Most of the evidence-based interventions for substance use disorders (SUDS), grief or trauma therapies, and co-occurring disorders focus on emotional issues. For example, one of the four major skill modules in dialectical behavior therapy (DBT) helps clients manage emotional lability by learning emotion regulation skills such as how to identify and describe emotions, let go of painful emotions, decrease vulnerability to negative emotions that contribute to self-harm or interpersonal conflict, respond more appropriately to emotions, and increase positive emotions (Linehan, 2014). Cognitive behavioral therapy (CBT) is used with anxiety, mood, and other BH disorders to help clients change thoughts and beliefs, use distraction skills, and engage in pleasurable activities, all of which can improve their emotional well-being. 

 

Many therapies for substance use disorders teach clients general skills to manage high-risk emotions as well as specific skills to manage anger, boredom or guilt and shame. Interventions for co-occurring disorders also focus on helping clients improve their ability to manage emotions and moods. Seeking Safety teaches strategies to detach from emotional pain, heal from anger, and address thinking, triggers, and relationships that affect emotional well-being (Najavits, 2001).

 

Recovery Strategies to Manage Emotions

 

Following are strategies to promote recovery and enhance emotional well-being. See references and suggested readings for more details on these and other coping strategies. It helps to use different strategies, depending on the circumstances and what works or does not work for a given client or in a given situation.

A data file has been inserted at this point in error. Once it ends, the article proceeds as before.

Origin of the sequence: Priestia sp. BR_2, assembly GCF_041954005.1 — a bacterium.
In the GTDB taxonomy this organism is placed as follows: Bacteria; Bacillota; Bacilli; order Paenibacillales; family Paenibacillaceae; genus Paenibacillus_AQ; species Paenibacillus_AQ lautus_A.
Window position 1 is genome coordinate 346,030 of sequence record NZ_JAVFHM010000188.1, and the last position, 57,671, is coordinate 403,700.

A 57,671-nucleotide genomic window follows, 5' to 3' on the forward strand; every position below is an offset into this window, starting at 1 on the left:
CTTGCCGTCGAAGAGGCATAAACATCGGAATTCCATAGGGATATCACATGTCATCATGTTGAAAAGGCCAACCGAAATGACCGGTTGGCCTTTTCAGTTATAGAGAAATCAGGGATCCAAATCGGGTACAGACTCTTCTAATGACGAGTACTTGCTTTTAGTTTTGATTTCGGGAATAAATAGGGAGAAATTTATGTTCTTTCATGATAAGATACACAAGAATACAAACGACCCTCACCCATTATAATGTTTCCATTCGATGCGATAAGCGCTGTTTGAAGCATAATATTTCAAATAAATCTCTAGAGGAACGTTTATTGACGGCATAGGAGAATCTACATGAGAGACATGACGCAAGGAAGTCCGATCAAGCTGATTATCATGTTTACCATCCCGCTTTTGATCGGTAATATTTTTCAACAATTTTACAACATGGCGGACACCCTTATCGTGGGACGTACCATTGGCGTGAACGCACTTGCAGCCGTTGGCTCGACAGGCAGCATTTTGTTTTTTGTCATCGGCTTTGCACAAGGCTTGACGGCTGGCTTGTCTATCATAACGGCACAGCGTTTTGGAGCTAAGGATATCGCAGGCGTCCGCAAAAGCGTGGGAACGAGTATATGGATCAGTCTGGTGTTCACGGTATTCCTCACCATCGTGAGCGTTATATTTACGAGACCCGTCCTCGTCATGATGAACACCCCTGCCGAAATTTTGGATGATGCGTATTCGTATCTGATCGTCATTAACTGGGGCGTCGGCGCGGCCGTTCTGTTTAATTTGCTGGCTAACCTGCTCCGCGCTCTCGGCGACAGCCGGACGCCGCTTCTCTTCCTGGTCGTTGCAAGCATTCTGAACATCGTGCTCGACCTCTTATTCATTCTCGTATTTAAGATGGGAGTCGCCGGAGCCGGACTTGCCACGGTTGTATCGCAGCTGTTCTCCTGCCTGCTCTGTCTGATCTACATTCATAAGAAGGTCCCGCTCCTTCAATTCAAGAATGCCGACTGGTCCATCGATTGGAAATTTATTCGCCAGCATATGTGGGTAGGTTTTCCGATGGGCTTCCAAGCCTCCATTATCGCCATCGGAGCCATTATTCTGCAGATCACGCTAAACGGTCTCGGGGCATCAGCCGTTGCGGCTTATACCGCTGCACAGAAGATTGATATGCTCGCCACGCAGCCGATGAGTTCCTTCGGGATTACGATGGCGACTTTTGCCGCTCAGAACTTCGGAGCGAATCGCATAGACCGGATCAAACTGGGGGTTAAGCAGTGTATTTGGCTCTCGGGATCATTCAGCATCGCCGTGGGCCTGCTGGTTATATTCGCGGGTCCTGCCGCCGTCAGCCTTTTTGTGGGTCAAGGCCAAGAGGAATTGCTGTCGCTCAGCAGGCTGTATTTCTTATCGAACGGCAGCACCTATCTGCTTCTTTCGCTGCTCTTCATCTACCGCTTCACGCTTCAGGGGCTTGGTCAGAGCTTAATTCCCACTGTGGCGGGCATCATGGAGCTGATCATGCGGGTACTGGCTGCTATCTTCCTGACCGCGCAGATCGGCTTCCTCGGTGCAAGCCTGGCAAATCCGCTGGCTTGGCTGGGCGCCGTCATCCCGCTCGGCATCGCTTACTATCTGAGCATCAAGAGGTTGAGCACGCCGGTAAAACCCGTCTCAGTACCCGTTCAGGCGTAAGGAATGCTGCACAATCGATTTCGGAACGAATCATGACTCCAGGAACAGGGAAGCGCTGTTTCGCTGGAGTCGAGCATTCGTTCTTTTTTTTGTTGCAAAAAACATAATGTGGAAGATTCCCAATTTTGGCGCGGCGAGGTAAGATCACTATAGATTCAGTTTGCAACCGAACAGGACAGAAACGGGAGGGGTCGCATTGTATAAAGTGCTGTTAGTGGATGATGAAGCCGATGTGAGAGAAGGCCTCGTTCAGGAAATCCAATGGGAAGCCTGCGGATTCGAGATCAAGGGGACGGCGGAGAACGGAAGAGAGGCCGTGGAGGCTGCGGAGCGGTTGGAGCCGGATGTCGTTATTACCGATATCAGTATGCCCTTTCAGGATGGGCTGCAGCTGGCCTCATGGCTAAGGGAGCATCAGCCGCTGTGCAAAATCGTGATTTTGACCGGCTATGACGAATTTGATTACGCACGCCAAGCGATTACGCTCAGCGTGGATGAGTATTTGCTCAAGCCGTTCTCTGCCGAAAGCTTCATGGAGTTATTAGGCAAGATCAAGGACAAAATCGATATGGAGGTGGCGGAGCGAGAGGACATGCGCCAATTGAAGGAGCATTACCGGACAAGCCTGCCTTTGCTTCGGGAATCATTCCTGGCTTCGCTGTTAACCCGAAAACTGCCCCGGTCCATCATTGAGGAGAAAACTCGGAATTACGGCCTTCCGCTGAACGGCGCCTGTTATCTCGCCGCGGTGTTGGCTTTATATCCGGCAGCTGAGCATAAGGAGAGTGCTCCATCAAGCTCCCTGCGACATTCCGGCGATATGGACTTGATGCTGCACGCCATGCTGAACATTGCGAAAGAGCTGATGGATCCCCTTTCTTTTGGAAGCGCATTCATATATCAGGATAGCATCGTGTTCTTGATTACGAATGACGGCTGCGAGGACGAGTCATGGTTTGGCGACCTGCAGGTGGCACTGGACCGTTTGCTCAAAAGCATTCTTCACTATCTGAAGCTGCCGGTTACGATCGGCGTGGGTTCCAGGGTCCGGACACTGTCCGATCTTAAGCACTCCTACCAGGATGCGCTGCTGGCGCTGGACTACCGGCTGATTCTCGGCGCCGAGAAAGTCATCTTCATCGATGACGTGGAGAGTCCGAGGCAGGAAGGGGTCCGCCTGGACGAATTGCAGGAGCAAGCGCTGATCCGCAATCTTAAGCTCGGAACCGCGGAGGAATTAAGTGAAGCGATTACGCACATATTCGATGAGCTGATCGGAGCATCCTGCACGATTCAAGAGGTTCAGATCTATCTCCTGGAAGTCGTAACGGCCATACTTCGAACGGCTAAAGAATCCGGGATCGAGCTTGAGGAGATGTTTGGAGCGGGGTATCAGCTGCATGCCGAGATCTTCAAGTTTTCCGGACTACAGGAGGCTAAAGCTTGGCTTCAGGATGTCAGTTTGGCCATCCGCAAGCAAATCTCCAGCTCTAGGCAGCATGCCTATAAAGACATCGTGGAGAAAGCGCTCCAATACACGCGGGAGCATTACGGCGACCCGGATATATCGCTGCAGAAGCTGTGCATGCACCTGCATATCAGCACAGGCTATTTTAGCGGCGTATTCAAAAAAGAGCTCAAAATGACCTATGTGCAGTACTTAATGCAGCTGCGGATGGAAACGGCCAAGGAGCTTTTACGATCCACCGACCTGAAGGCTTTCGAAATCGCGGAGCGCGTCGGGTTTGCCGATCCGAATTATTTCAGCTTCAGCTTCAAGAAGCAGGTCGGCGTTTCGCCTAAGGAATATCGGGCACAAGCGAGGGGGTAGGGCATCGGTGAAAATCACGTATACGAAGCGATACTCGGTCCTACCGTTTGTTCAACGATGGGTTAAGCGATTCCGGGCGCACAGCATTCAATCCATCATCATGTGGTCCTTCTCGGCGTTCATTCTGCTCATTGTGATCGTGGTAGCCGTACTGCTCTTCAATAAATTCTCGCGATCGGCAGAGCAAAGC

Understand and Recognize Emotions and Moods

 

This means being aware of factors that contribute to emotions or mood states, knowing how to identify them in behaviors, thinking, and bodily sensations. Such awareness helps clients determine if an emotion is excessive or intense, or if the way it is managed creates significant distress or causes problems. 

 

Accept All Emotions and Moods

 

Emotions that we usually think of as negative, which create discomfort or stress, also can be useful in examining our behaviors and making positive changes (Kashian & Biswas-Diener, 2014). For example, anger can lead to resolving a dispute with another person or solve a problem in life, work hard to achieve a personal goal or overcome a difficult past.